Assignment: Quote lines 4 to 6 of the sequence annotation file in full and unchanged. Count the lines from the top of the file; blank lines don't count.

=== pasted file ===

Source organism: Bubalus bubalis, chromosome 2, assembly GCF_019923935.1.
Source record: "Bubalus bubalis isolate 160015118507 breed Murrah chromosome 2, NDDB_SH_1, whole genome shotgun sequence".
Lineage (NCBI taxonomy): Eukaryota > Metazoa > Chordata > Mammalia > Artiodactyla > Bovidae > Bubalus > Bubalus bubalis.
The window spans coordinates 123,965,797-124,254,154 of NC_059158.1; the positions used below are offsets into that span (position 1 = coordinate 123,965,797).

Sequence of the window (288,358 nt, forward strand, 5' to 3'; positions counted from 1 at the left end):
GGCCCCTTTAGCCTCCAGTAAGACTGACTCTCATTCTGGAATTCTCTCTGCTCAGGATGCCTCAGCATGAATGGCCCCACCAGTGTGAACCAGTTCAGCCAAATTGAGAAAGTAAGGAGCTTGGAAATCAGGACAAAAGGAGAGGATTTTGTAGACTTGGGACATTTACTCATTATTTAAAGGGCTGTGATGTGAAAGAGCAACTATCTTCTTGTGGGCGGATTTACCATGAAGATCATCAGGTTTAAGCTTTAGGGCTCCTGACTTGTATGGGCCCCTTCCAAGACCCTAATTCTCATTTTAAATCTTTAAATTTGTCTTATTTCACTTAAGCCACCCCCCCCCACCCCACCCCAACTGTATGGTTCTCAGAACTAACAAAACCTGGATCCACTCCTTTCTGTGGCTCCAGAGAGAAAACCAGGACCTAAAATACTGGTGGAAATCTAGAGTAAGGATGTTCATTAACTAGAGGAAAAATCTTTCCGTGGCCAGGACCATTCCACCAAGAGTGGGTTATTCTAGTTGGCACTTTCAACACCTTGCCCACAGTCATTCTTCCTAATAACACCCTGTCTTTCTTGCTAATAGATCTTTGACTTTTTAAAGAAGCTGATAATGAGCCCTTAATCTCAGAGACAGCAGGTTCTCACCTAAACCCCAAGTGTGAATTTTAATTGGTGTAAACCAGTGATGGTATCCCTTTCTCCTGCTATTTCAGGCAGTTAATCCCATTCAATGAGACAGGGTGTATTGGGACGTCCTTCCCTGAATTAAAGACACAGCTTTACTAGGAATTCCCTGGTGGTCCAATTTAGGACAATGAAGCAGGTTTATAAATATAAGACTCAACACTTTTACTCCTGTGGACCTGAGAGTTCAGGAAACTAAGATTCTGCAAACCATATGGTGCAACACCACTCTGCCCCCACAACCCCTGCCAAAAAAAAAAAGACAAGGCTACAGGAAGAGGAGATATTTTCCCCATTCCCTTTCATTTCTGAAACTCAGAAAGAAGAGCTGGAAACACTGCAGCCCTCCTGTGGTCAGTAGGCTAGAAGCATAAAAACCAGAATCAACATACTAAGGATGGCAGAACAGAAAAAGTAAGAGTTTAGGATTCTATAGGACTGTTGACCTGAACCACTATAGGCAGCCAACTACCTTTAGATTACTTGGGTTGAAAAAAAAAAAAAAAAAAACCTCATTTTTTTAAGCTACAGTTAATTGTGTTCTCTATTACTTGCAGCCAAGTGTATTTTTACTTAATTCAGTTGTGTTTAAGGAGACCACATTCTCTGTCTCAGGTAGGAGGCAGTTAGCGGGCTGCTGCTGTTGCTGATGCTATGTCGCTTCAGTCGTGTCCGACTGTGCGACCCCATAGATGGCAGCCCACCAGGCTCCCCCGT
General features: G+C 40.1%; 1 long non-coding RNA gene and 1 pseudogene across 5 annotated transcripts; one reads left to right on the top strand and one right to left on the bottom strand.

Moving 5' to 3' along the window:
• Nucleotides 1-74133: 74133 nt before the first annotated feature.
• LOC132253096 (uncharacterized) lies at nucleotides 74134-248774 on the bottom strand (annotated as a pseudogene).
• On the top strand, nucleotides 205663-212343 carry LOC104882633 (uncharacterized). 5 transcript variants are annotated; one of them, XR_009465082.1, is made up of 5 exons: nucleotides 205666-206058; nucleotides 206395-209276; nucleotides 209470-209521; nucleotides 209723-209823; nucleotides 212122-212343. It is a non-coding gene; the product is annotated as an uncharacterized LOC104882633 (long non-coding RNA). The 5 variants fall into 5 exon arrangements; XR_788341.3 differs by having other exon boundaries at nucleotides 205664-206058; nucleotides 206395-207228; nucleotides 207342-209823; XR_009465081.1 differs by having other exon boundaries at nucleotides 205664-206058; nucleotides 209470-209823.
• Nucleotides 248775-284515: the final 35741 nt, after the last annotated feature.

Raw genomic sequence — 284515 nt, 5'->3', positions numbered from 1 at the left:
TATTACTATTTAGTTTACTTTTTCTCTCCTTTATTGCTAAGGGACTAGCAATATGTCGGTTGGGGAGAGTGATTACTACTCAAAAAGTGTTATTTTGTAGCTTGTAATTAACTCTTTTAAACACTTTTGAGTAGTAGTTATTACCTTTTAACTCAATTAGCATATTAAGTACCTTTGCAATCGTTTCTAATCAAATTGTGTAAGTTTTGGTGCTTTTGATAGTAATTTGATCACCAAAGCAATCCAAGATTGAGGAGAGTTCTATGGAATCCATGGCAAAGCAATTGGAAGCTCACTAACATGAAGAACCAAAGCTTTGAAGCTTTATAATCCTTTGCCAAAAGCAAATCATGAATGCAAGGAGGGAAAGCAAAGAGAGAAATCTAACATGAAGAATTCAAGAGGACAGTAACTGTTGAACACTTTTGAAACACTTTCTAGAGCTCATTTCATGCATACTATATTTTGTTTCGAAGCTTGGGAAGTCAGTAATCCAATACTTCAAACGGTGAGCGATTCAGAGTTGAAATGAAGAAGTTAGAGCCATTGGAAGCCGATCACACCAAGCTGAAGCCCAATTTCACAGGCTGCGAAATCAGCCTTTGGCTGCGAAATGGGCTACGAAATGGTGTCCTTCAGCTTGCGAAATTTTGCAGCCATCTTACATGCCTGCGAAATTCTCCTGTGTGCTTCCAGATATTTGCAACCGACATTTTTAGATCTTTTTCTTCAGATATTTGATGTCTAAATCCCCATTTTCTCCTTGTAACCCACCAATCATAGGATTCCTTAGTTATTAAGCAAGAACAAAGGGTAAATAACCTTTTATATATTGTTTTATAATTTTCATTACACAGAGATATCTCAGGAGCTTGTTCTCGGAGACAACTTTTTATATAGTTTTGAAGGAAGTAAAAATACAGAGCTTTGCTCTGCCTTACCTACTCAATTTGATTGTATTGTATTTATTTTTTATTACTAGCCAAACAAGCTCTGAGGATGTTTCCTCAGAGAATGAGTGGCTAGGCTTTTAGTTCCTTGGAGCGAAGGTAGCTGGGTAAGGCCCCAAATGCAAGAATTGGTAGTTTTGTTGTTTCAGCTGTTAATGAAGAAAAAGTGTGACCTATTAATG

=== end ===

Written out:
The window spans coordinates 123,965,797-124,254,154 of NC_059158.1; the positions used below are offsets into that span (position 1 = coordinate 123,965,797).

Sequence of the window (288,358 nt, forward strand, 5' to 3'; positions counted from 1 at the left end):
GGCCCCTTTAGCCTCCAGTAAGACTGACTCTCATTCTGGAATTCTCTCTGCTCAGGATGCCTCAGCATGAATGGCCCCACCAGTGTGAACCAGTTCAGCCAAATTGAGAAAGTAAGGAGCTTGGAAATCAGGACAAAAGGAGAGGATTTTGTAGACTTGGGACATTTACTCATTATTTAAAGGGCTGTGATGTGAAAGAGCAACTATCTTCTTGTGGGCGGATTTACCATGAAGATCATCAGGTTTAAGCTTTAGGGCTCCTGACTTGTATGGGCCCCTTCCAAGACCCTAATTCTCATTTTAAATCTTTAAATTTGTCTTATTTCACTTAAGCCACCCCCCCCCACCCCACCCCAACTGTATGGTTCTCAGAACTAACAAAACCTGGATCCACTCCTTTCTGTGGCTCCAGAGAGAAAACCAGGACCTAAAATACTGGTGGAAATCTAGAGTAAGGATGTTCATTAACTAGAGGAAAAATCTTTCCGTGGCCAGGACCATTCCACCAAGAGTGGGTTATTCTAGTTGGCACTTTCAACACCTTGCCCACAGTCATTCTTCCTAATAACACCCTGTCTTTCTTGCTAATAGATCTTTGACTTTTTAAAGAAGCTGATAATGAGCCCTTAATCTCAGAGACAGCAGGTTCTCACCTAAACCCCAAGTGTGAATTTTAATTGGTGTAAACCAGTGATGGTATCCCTTTCTCCTGCTATTTCAGGCAGTTAATCCCATTCAATGAGACAGGGTGTATTGGGACGTCCTTCCCTGAATTAAAGACACAGCTTTACTAGGAATTCCCTGGTGGTCCAATTTAGGACAATGAAGCAGGTTTATAAATATAAGACTCAACACTTTTACTCCTGTGGACCTGAGAGTTCAGGAAACTAAGATTCTGCAAACCATATGGTGCAACACCACTCTGCCCCCACAACCCCTGCCAAAAAAAAAAAGACAAGGCTACAGGAAGAGGAGATATTTTCCCCATTCCCTTTCATTTCTGAAACTCAGAAAGAAGAGCTGGAAACACTGCAGCCCTCCTGTGGTCAGTAGGCTAGAAGCATAAAAACCAGAATCAACATACTAAGGATGGCAGAACAGAAAAAGTAAGAGTTTAGGATTCTATAGGACTGTTGACCTGAACCACTATAGGCAGCCAACTACCTTTAGATTACTTGGGTTGAAAAAAAAAAAAAAAAAAACCTCATTTTTTTAAGCTACAGTTAATTGTGTTCTCTATTACTTGCAGCCAAGTGTATTTTTACTTAATTCAGTTGTGTTTAAGGAGACCACATTCTCTGTCTCAGGTAGGAGGCAGTTAGCGGGCTGCTGCTGTTGCTGATGCTATGTCGCTTCAGTCGTGTCCGACTGTGCGACCCCATAGATGGCAGCCCACCAGGCTCCCCCGT